John Thurston, the commissioner of state lands, returned $346,036 to Crawford County on Wednesday. Most of the funds have gone to county school districts.
The turnback, part of $18,244,997.60 statewide, was produced by property owners paying delinquent real estate taxes and from proceeds in excess of taxes due when the State Lands Office sells property.
“Our whole purpose in collecting delinquent real estate taxes, and in selling long-delinquent properties, is to get that funding to the counties where it is owed,” Thurston said. “When we sell properties that have been delinquent for many years, it gets them back onto the county tax rolls, producing income that helps a county with its roads, schools and emergency services.”
County Judge Dennis Gilstrap pointed out the turnback is not new funds.
“The funds were received in 2016 and disbursed in 2016,” he said.
Alma School District received $103,905.62; Cedarville schools, $11,384.36; Mountainburg schools, $33,289.52; Mulberry schools, $23,333.56; and Van Buren schools, $111,200.27.
The county road fund received $14,554.48 and county library fund $9,815.24.
The City of Van Buren received $4,404.83 for its general fund and $3,303.63 for its road fund; Alma $4,097.73 for its general fund, $528.74 for its pension fund and $1,982.76 for its road fund; Cedarville $34.43 for its road fund; Chester $106.71 for its general fund and $32.01 for its road fund; Dyer $813.43 for its general fund and $244.03 for its road fund; Kibler $6.83 for road fund and $22.76 for general fund; Mountainburg $83.85 for general fund, $19.73 for pension fund and $73.98 for road fund; and Mulberry $1,707.57 for general fund and $800.43 for road fund.
A public auction for the sale of tax delinquent land in Crawford County will be at 10 a.m. Wednesday at the Doubletree Hilton, 700 Rogers Ave., Fort Smith.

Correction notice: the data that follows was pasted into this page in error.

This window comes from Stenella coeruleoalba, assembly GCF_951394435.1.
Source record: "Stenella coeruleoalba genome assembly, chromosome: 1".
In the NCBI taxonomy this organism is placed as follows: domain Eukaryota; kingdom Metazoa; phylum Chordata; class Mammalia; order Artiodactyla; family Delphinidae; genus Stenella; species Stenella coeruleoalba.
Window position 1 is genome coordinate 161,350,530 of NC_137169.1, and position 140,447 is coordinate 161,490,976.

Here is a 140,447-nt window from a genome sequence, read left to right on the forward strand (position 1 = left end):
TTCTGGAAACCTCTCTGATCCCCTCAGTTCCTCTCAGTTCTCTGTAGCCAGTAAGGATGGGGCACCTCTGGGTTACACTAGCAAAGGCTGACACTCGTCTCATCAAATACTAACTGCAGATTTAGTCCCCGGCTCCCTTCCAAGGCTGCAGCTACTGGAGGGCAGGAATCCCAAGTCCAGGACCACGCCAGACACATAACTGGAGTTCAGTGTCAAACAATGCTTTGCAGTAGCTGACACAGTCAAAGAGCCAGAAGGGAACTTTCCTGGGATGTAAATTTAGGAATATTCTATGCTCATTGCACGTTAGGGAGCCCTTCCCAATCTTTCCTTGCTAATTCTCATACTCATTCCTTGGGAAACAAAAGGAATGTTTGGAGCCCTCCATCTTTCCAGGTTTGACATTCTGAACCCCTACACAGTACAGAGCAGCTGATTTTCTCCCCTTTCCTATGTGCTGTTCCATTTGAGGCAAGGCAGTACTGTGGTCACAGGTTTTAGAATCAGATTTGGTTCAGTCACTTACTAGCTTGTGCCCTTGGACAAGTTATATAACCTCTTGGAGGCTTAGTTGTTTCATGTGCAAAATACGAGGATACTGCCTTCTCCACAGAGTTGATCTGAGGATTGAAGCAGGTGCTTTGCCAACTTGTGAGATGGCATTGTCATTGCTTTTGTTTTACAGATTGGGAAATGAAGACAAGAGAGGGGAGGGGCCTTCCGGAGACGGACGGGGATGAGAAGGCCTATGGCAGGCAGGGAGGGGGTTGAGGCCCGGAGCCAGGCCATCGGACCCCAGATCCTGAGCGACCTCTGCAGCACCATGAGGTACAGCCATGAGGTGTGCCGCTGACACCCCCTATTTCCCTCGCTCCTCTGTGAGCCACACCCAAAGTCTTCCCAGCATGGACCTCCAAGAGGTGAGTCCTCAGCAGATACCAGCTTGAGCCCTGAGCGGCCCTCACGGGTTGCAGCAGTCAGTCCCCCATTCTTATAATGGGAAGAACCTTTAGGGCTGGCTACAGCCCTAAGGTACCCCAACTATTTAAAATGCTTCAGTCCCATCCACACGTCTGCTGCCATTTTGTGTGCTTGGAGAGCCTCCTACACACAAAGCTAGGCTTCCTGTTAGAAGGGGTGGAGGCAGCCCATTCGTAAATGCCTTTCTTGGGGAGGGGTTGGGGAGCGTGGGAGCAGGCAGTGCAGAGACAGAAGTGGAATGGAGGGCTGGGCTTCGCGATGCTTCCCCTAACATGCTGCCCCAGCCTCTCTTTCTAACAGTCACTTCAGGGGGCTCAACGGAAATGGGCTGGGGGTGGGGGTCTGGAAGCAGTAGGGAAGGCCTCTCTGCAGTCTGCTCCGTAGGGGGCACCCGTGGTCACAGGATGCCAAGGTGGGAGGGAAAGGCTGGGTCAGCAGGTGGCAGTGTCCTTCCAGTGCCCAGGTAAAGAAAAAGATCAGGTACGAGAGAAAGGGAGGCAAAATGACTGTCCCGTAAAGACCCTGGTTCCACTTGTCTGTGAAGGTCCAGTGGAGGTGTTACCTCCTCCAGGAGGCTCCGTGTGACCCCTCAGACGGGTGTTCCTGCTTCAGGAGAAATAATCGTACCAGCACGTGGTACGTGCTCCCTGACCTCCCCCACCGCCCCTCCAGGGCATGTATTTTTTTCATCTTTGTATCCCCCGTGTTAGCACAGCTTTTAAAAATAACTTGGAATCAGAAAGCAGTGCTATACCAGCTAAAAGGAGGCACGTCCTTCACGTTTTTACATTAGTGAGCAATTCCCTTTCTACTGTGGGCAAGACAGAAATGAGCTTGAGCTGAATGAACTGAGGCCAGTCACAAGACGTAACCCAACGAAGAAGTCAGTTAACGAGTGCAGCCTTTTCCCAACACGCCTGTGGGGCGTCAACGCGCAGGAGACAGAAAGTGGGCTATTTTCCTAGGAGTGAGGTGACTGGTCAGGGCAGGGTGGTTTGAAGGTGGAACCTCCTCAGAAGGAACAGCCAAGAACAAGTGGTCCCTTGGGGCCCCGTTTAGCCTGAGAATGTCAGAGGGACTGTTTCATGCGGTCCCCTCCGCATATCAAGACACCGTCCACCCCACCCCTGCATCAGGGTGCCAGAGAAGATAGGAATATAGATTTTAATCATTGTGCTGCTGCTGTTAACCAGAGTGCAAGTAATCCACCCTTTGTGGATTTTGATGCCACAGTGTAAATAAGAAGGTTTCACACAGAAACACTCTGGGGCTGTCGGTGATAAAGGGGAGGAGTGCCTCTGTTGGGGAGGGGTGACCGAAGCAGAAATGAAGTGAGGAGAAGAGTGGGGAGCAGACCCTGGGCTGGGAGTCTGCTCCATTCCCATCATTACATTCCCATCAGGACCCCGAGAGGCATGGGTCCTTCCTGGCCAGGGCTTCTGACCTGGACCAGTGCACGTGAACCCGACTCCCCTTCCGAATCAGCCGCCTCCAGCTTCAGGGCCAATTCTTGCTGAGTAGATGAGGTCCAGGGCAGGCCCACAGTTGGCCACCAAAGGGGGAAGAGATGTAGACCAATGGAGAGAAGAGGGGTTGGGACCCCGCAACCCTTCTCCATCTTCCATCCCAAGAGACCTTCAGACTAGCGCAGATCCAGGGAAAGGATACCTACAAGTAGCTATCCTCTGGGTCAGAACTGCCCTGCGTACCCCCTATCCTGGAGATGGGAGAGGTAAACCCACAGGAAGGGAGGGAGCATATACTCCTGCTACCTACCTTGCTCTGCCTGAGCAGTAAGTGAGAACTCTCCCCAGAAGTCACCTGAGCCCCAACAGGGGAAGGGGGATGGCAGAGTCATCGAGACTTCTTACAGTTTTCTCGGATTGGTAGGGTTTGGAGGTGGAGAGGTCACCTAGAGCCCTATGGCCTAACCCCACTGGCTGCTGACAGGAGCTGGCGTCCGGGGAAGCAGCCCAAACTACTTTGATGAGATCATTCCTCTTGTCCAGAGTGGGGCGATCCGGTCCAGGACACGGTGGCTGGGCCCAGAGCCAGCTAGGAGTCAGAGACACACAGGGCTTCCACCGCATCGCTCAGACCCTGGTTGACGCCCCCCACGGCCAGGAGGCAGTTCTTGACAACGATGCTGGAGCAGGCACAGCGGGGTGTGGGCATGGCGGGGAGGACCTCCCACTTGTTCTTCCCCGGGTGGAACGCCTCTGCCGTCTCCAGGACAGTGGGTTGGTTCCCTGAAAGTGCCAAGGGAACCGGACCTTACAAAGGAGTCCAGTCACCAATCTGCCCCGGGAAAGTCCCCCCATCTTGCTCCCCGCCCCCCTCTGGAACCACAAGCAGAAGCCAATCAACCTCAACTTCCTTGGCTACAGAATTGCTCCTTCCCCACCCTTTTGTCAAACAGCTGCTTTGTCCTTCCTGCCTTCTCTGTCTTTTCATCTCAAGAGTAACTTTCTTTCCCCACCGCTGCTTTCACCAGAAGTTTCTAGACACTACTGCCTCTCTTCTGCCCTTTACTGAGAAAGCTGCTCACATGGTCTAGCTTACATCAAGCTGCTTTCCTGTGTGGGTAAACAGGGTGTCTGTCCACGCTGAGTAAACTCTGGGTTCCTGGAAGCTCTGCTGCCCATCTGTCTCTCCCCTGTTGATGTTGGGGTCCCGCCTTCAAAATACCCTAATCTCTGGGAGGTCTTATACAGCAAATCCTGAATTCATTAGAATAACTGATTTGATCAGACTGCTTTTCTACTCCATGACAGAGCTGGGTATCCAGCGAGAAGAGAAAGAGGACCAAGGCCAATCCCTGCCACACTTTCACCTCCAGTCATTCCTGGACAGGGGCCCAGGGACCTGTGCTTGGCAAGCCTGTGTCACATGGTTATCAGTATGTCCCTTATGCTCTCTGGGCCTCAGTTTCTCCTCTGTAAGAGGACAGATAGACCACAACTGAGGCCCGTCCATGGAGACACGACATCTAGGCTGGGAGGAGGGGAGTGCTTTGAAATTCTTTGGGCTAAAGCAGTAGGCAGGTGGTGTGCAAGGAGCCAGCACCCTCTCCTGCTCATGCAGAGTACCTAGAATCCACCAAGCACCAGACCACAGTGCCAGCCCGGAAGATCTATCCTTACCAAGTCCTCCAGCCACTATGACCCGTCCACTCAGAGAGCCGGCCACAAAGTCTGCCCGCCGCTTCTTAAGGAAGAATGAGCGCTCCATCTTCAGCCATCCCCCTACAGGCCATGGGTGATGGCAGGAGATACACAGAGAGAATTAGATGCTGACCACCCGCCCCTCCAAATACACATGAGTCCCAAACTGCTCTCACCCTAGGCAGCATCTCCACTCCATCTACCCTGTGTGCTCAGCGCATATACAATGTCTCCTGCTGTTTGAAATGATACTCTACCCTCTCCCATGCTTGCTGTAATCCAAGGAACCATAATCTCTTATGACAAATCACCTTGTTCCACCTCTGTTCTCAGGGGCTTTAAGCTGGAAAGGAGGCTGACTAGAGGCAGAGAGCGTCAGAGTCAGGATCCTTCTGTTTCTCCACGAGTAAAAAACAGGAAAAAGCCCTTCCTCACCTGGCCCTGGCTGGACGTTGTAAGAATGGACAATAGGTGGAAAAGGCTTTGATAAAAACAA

Thurston said registration will begin at 9:30 p.m.
A catalog of tax delinquent lands, which contains current statutes governing the sales, auction dates, times, location and other pertinent information regarding parcels being offered can be found on the commissioner’s website at www.cosl.org.
“Bidding begins at the amount of taxes and fees that are due,” Thurston said. “Owners of delinquent parcels should remember that they have only 10 business days to redeem property if it sells at auction.”
Delinquent property owners may call the COSL office at (501) 324-9422 to request a petition to redeem, or they may look up the delinquent parcel on the COSL website and print it from there, Thurston said.
Since Thurston took office in 2011, the COSL has returned almost $119 million to counties across Arkansas. Turnback totals have declined slightly over the past few years, but more properties are being returned to the county tax rolls, Thurston pointed out.
In the past, bidding at auctions began at the assessed value of the land. A 2013 law changed the opening bid amount to the accrued delinquent taxes and related penalties. Other statutory changes reduced the redemption and litigation periods after a property is sold.
“More people are purchasing property now, since bidding begins lower and the waiting period is shorter,” Thurston said. “Overall, we are returning more properties to private ownership, which benefits the counties that can now collect annual taxes on those properties.”
Property is certified to the COSL office when it is two years delinquent. Owners then have two more years to redeem the property before it goes to public auction. Any parcels not sold at auction are placed on the COSL’s post-auction sales list, where the public can submit offers to purchase.